We demonstrate that the low-frequency resistance fluctuations, or noise, in bilayer graphene are strongly connected to its band structure and display a minimum when the gap between the conduction and valence band is zero. Using double-gated bilayer graphene devices we have tuned the zero gap and charge neutrality points independently, which offers a versatile mechanism to investigate the low-energy band structure, charge localization, and screening properties of bilayer graphene.
We present low-frequency electrical resistance fluctuations, or noise, in graphene-based field-effect devices with varying number of layers. In single-layer devices, the noise magnitude decreases with increasing carrier density, which behaved oppositely in the devices with two or larger number of layers accompanied by a suppression in noise magnitude by more than two orders in the latter case. This behavior can be explained from the influence of external electric field on graphene band structure, and provides a simple transport-based route to isolate single-layer graphene devices from those with multiple layers.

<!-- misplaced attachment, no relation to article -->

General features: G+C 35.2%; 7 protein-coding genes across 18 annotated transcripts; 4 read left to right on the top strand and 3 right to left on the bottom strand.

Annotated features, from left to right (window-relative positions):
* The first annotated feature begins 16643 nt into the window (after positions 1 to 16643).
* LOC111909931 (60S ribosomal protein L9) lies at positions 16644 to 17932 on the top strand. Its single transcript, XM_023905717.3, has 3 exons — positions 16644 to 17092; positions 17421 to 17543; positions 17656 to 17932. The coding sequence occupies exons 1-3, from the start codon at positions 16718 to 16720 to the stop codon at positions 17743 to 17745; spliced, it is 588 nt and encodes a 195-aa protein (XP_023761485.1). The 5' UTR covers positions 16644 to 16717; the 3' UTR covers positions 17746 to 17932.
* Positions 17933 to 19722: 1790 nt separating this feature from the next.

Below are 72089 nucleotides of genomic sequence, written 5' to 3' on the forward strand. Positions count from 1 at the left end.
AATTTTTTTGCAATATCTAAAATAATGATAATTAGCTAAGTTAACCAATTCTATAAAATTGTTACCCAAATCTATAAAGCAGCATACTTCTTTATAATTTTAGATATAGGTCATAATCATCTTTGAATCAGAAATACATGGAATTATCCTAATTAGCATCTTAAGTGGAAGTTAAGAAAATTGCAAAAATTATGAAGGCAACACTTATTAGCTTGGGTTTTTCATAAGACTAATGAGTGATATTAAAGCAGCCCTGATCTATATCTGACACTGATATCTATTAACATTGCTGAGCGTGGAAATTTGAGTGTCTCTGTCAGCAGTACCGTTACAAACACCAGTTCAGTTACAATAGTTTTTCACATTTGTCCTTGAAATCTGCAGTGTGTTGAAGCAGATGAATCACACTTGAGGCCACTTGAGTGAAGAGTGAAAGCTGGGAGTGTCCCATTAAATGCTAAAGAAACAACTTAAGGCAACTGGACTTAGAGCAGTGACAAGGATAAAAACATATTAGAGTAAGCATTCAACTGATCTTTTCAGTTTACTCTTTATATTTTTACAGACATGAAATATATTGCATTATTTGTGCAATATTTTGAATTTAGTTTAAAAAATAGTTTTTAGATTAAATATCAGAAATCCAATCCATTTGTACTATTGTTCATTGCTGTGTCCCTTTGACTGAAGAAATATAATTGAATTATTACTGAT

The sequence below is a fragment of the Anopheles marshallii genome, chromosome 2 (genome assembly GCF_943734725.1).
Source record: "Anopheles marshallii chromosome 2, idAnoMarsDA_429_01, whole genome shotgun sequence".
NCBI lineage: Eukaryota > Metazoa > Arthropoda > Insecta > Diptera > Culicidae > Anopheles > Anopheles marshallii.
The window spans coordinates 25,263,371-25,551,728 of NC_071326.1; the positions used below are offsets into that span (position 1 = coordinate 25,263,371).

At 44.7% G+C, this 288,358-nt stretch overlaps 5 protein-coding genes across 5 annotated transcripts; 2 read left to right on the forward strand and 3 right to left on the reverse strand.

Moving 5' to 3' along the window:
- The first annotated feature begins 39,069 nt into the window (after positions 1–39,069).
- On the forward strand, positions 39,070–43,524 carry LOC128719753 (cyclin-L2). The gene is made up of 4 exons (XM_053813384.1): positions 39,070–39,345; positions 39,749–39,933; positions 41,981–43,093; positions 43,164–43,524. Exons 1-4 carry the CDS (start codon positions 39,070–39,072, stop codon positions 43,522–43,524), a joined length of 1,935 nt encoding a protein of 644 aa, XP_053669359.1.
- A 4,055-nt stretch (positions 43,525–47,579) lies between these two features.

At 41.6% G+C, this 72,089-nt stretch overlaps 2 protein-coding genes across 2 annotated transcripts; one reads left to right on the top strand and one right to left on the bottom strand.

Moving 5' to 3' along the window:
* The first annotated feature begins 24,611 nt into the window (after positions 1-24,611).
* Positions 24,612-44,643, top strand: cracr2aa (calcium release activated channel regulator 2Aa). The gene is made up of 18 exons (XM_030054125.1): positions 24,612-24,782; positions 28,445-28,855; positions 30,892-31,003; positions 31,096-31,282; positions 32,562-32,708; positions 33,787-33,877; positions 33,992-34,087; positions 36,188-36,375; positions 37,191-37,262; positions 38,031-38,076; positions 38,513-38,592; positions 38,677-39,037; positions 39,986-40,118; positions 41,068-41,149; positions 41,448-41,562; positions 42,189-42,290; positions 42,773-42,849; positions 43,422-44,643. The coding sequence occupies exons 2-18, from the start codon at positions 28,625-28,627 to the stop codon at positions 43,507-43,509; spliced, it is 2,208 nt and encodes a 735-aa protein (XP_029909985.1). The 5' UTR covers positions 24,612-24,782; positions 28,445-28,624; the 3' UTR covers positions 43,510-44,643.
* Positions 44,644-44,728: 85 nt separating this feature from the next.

As one of the most important members of the two dimensional chalcogenide family, molybdenum disulphide (MoS2) has played a fundamental role in the advancement of low dimensional electronic, optoelectronic and piezoelectric designs. Here, we demonstrate a new approach to solid state synaptic transistors using two dimensional MoS2 floating gate memories. By using an extended floating gate architecture which allows the device to be operated at near-ideal subthreshold swing of 77 mV/decade over four decades of drain current, we have realised a charge tunneling based synaptic memory with performance comparable to the state of the art in neuromorphic designs. The device successfully demonstrates various features of a biological synapse, including pulsed potentiation and relaxation of channel conductance, as well as spike time dependent plasticity (STDP). Our device returns excellent energy efficiency figures and provides a robust platform based on ultrathin two dimensional nanosheets for future neuromorphic applications.Understanding the complexities in the functioning of the human brain has been one of the foremost challenges in the field of neuroscience. Among the several proposed models, only a few can explain the operation of a human brain and that too for a very limited set of functionalities  . From an electronic point of view, the computational architecture of a brain is vastly different from that of a traditional von Neumann architecture based system [4,5] . This has led to the emergence of neuromorphic computation schemes  . Current computation follows an architecture where processing and storage of data is handled by separate entities whereas in neuromorphic computation, processing and storage of data is handled by a single element which acts as the electrical analogue of a synapse. Mimicing the functionality and density of synapses in the brain would lead to a massive reduction in energy consumption and immensely enhance computational capabilities like parallel processing. Given the high density of synapses required, traditional silicon based devices which are plagued by power dissipation and short channel effects are rendered unsuitable for scalable neuromorphic applications [11,12] . This makes ultrathin two dimensional materials a perfect candidate for the active element of a synaptic transistor given their immunity to short channel effects and excellent gate coupling at nanometer length scales [12,13] .Biologically, a synapse functions by changing its conductivity based on the sequence of synaptic pulses it receives. This is accomplished by varying the concentration of neurotransmitters or chemical stimulants which control the conductivity of the junction between two neurons  . An ideal synaptic transistor must possess the ‡ e-mail:firstname.lastname@example.org, email@example.com twin qualities of being a non-volatile memory while inculcating a learning based mechanism to deduce its conductance from the history of applied inputs [28...